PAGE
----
Regaining Control of the Border

By James Walsh
Volume 2, Number 1 (Fall 1991)
Issue theme: "Immigration and free trade with Mexico"

Today the Estados Unidos de Mexico and the United States of America are moving toward less restrictive trade regulations. Both nations realize the need for new mutual trade arrangements to compete with other geographic trade alliances, such as those of the European Community and the Pacific Rim. Canada and the United States have had a free trade agreement since 1988, and a North American trade alliance consisting of Canada, Mexico, and the United States may be on the horizon. In addition to economic benefits, a properly arranged free trade agreement with Mexico could help the United States solve the long-standing problem of illegal aliens seeking entry across the US border. But unless consideration is given to migration issues, a Mexico-US FTA could exacerbate problems created by economic and environmental refugees from Third World nations who are entering the United States through Mexico.

US migration problems are compounded by these economic and environmental refugees who pass through Mexico - undocumented and uninspected - on their way to the United States. Some first seek residency in Mexico but failing to find financial security make their move toward the US border. US and Mexican border patrols have been overwhelmed by a combination of this growing wave of refugees and organized alien smuggling operations which prefer to use land borders.

Thus far, the Mexico-US FTA negotiators have not listed migration as a topic for discussion. Traditionally migration matters are not detailed in trade agreements, but the present sensitive nature of migration - legal and illegal - merits innovative thinking and diplomacy. An FTA that addresses the trade-related movement of people back and forth across the Mexican-US border could help resolve border problems rather than leave them in an aleatory state.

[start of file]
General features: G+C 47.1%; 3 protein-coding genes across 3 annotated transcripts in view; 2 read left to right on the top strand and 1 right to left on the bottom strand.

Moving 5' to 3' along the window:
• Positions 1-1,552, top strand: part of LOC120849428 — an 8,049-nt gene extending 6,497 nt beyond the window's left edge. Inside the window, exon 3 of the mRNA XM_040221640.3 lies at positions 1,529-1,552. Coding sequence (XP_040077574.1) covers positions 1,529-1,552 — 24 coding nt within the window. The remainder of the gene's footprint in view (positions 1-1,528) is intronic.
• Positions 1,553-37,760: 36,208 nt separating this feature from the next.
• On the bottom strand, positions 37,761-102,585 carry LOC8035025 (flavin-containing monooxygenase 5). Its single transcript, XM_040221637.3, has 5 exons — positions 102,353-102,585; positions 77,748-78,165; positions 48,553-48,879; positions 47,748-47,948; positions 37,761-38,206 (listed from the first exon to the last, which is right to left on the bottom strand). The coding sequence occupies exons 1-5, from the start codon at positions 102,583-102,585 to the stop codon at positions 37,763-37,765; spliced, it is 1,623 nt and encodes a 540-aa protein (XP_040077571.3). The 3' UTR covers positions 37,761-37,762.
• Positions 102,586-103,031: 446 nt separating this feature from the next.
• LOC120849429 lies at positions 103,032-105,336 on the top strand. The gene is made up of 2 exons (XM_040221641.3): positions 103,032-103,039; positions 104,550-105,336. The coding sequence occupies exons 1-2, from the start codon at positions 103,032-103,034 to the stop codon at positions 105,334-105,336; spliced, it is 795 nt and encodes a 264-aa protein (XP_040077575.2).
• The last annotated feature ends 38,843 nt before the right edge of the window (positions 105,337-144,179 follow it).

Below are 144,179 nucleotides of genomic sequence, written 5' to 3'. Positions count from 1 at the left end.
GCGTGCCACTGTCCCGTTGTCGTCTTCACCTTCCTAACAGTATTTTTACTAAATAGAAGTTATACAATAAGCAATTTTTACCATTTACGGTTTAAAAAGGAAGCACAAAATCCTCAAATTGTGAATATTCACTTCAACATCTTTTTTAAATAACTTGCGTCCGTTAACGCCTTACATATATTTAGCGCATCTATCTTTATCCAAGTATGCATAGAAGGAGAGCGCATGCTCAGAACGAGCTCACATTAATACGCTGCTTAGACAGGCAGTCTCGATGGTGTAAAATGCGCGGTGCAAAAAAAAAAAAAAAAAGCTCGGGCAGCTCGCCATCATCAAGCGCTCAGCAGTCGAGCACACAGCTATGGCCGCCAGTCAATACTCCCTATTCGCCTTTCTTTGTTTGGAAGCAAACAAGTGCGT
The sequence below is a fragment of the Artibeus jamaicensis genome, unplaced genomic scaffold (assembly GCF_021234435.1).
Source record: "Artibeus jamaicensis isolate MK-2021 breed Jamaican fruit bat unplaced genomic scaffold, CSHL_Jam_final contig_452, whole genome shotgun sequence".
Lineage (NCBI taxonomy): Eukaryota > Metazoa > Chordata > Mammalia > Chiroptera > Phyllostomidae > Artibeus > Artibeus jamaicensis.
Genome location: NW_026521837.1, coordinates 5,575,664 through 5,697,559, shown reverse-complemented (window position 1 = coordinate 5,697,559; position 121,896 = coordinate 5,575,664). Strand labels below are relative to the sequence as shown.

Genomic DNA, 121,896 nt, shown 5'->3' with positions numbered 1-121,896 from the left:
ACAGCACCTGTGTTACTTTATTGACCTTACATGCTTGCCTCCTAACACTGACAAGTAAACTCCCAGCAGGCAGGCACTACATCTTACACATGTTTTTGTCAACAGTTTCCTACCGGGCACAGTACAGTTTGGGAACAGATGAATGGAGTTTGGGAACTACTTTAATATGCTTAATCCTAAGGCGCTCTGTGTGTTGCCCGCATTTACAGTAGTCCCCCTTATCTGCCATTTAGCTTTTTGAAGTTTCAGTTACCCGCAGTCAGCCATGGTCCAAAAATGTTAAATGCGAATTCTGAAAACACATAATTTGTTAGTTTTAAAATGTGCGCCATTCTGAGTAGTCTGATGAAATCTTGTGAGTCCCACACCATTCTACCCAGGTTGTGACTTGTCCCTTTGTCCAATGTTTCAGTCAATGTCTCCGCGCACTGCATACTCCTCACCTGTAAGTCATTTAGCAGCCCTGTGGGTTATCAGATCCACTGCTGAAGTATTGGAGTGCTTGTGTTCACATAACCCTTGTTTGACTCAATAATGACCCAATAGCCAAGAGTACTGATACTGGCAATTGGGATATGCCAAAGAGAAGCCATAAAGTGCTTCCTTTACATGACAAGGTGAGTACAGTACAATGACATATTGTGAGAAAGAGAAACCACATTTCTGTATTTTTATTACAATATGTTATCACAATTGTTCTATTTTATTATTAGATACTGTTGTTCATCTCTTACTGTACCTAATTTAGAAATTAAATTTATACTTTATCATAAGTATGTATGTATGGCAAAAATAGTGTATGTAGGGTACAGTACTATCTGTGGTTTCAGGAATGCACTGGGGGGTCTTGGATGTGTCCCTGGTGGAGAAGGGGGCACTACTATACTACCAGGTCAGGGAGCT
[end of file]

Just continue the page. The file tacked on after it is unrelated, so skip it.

The main opposition to a Mexico-US FTA comes from immigration, environmental, labor, and some farms groups in Canada and the United States. While each group wants its own specific spin on the FTA for acceptance of an agreement, the loudest critics focus predictions on increased unemployment in the United States as cheaper labor markets in Mexico open. However, the FTA can be a lasting agreement of inclusion, not exclusion, if legitimate criticisms are answered.

Before a Mexico-US

Free Trade Agreement

is attempted, there should be a

'migration impact study' modeled

on environmental impact studies.


Migration is one of the most complex aspects, if not the most complex, of an FTA. In the overall document, it is likely that migration matters would receive little attention. They are, however, of major significance to the population, the corporate and personal incomes, and the gross national product of each country. The United States has two other FTAs, the one with Canada and the other with Israel, but only Canada shares a land border with the United States. A Mexico-US FTA has the Canada-US FTA for precedent on the borders issue to help smooth concerns about movements of people.

In the last 20 years, the flood of a new sort of alien has further complicated Mexico-US border problems. Mexicans and Salvadorans no longer are the only ones crossing the southern border illegally. In the last ten years, Asians, Africans, and Central Europeans constituted almost 40 percent of the undocumented aliens crossing the border. Loss of control of the US southern border to a daily flood of undocumented aliens is a serious concern for the United States and must be a significant factor in any Mexico-US FTA.

In addition to undocumented aliens apprehended by the Border Patrol, an estimated 4.5 million aliens successfully eluded detection and entered the United States illegally each year during the 1980s. Even though most Mexican illegals do not plan to remain, many ultimately make the United States their permanent residence, as personal economic concerns transcend their desire to return home. Non-Mexican illegal aliens usually come to the border with the express intention of making the United States their home.

In recent years the Servicios Migratorios, Mexico's equivalent of the US Immigration and Naturalization Service, has begun to apply pressure on undocumented aliens who cross Mexico's southern border illegally. The Servicios Migratorios has increased checkpoints along interior transit corridors, and stepped-up scrutiny of documents and deportations of intercepted aliens. This reflects a change in the Mexican government's policy toward border control. President Carlos Salinas de Gortari has demonstrated that Mexico wants to cooperate with its northern neighbors. Mexico also has come to realize that this flood of illegal aliens is not in Mexico's best interests.